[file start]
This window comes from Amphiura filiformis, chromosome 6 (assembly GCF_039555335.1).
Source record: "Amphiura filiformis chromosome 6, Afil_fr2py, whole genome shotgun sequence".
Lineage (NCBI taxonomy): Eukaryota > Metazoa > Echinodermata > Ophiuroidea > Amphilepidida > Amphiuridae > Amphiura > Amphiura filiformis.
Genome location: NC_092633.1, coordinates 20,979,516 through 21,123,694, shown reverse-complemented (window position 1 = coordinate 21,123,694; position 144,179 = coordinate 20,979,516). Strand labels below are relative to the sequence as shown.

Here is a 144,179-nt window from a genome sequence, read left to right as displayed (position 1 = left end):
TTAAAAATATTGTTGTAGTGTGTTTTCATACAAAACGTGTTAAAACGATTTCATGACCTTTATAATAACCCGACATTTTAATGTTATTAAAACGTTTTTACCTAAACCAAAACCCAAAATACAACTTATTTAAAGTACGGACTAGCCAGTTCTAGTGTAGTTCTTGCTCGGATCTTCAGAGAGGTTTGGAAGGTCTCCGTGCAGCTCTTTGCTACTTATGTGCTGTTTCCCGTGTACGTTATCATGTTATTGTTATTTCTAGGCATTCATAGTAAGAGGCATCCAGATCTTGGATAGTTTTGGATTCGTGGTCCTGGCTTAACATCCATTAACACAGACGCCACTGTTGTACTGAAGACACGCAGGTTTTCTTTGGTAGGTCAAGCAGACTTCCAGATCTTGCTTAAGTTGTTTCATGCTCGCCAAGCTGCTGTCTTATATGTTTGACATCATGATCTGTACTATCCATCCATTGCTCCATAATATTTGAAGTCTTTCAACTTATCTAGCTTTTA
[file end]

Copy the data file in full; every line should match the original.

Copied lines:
This window comes from Amphiura filiformis, chromosome 6 (assembly GCF_039555335.1).
Source record: "Amphiura filiformis chromosome 6, Afil_fr2py, whole genome shotgun sequence".
Lineage (NCBI taxonomy): Eukaryota > Metazoa > Echinodermata > Ophiuroidea > Amphilepidida > Amphiuridae > Amphiura > Amphiura filiformis.
Genome location: NC_092633.1, coordinates 20,979,516 through 21,123,694, shown reverse-complemented (window position 1 = coordinate 21,123,694; position 144,179 = coordinate 20,979,516). Strand labels below are relative to the sequence as shown.

Here is a 144,179-nt window from a genome sequence, read left to right as displayed (position 1 = left end):
TTAAAAATATTGTTGTAGTGTGTTTTCATACAAAACGTGTTAAAACGATTTCATGACCTTTATAATAACCCGACATTTTAATGTTATTAAAACGTTTTTACCTAAACCAAAACCCAAAATACAACTTATTTAAAGTACGGACTAGCCAGTTCTAGTGTAGTTCTTGCTCGGATCTTCAGAGAGGTTTGGAAGGTCTCCGTGCAGCTCTTTGCTACTTATGTGCTGTTTCCCGTGTACGTTATCATGTTATTGTTATTTCTAGGCATTCATAGTAAGAGGCATCCAGATCTTGGATAGTTTTGGATTCGTGGTCCTGGCTTAACATCCATTAACACAGACGCCACTGTTGTACTGAAGACACGCAGGTTTTCTTTGGTAGGTCAAGCAGACTTCCAGATCTTGCTTAAGTTGTTTCATGCTCGCCAAGCTGCTGTCTTATATGTTTGACATCATGATCTGTACTATCCATCCATTGCTCCATAATATTTGAAGTCTTTCAACTTATCTAGCTTTTA